Endothelial and mural cell organization

With our large-scale capture of vascular nuclei (more than 30 times the number previously reported in mice12 and more than 200 times that previously reported in humans, to our knowledge16,17), we sought to comprehensively characterize the molecular basis of endothelial and mural cell organization along the arteriovenous axis of the human brain vasculature. Changes along this axis are referred to as zonation12,15. Beginning with BECs, we clustered 36,825 nuclei into known arterial, capillary and venous segments (Fig. 2a, Extended Data Fig. 5). Clusters were defined by established zonation markers, such as arterial VEGFC and ALPL; capillary MFSD2A and SLC7A5; and venous IL1R1 and NR2F212,15. Although capillaries represent most (around 90%) of the endothelium, VINE-seq captured rarer arterial (at 19%) and venous (27%) BECs, because of better strainer retention or nuclei liberation. We noticed a small cluster (571 nuclei, around 0.1%) outside conventional zonation. This cluster expressed genes characteristic of ‘tip’ cells (for example, PLAUR and LAMB1) as well as ‘proteostatic’ heat shock proteins.

Fig. 2: Organizing principles of human BECs.
figure 2

a, UMAP of 36,825 human BEC nuclei, coloured by zonation. b, Zonal expression of transcripts across human BECs ordered by Monocle pseudotime. LOWESS regression line (orange) and density of black lines (counts) correspond with expression levels. A, arterial; C, capillary; V, venous. c, Heat map of zonation-dependent gene expression in human BECs (36,825 nuclei). d, Scatter plot depicting the specificity of transcripts for venous BECs in mice12 versus humans. Venous specificity score =average(logFC(vein/capillary), logFC(vein/artery)) (in which FC refers to fold change). For example, VWF is predicted to be more specific to venous BECs in mice than it is in humans. See Extended Data Fig. 9 for arterial and capillary specificity plots. e, Immunohistochemical validation of VWF specificity to venous BECs in mice but not in humans. Scale bars, 50 μm.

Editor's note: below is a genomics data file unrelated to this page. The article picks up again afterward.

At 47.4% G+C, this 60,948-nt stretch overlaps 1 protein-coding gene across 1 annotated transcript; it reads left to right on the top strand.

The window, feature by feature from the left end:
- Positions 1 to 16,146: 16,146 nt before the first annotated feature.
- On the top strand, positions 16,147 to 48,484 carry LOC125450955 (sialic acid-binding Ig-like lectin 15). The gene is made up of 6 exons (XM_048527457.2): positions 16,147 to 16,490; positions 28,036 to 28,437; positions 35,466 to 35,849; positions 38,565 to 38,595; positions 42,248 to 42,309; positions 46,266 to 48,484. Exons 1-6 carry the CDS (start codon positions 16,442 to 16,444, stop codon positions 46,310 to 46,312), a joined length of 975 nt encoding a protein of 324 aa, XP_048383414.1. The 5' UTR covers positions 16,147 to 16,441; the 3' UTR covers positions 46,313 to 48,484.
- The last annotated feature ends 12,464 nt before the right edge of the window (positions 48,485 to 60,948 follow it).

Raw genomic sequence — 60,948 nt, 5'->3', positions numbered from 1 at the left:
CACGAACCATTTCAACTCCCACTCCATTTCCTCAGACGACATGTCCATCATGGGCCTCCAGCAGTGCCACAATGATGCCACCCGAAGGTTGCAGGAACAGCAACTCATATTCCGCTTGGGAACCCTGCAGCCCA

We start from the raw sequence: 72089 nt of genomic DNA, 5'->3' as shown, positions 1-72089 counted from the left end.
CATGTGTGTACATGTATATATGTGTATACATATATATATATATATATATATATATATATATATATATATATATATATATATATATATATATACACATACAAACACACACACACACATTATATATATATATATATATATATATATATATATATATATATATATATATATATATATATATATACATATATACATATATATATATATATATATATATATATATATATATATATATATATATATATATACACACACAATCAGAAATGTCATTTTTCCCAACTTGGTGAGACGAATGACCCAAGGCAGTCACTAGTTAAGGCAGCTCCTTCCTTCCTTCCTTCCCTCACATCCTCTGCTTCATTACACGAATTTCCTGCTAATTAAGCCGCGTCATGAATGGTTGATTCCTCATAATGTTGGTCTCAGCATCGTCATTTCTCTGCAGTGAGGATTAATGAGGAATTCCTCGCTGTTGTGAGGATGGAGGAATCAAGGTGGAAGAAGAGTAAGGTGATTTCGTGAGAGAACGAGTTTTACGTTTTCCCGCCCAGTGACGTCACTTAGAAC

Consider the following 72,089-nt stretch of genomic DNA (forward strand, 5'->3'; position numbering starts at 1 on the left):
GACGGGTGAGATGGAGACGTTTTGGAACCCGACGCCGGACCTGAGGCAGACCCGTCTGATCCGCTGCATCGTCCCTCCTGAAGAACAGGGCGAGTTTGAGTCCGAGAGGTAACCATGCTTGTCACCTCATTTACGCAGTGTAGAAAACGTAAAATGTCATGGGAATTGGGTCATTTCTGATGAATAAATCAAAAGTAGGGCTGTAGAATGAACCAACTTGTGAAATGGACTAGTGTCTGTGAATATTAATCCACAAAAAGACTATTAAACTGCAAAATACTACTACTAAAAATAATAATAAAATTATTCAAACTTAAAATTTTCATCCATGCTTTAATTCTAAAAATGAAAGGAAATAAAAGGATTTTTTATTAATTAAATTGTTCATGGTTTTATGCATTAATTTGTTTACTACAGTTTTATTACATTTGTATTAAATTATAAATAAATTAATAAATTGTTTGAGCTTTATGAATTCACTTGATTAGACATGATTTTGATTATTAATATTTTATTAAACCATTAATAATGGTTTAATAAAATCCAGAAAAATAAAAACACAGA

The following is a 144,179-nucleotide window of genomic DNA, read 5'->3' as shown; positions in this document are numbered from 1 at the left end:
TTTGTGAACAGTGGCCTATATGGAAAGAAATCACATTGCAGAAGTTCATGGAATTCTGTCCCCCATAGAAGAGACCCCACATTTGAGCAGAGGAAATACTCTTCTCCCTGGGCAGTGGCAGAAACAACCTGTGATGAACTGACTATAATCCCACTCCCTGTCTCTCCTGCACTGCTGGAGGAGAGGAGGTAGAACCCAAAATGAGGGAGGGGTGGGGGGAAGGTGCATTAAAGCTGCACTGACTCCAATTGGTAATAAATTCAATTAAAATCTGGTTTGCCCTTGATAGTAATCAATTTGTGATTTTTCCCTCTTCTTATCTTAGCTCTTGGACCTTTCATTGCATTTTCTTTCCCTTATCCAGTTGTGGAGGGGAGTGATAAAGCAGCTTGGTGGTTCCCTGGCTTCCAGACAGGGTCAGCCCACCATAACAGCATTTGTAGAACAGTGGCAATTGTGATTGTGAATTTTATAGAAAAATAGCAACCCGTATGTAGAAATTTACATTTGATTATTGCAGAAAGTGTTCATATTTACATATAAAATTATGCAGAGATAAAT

We next ordered endothelial nuclei along a one-dimensional pseudotime24 axis to recapitulate the anatomical arteriovenous axis. Arterial and venous markers peaked at opposite ends, with capillary markers in between (Fig. 2b). We used the 665 most significantly variable cluster genes to unbiasedly order endothelial nuclei and observed 7 gradually changing patterns of gene expression, representing arterial, capillary or venous markers, and combinations thereof (Fig. 2c). We confirmed that the Monocle range represented a cell order matching anatomical arteriovenous zonation through immunostaining25 (Extended Data Fig. 6a). Our patterns recapitulate the gradual zonation continuum described in mice—but, notably, this similar overall continuum arises from significantly different component zonation markers (Supplementary Tables 2, 5).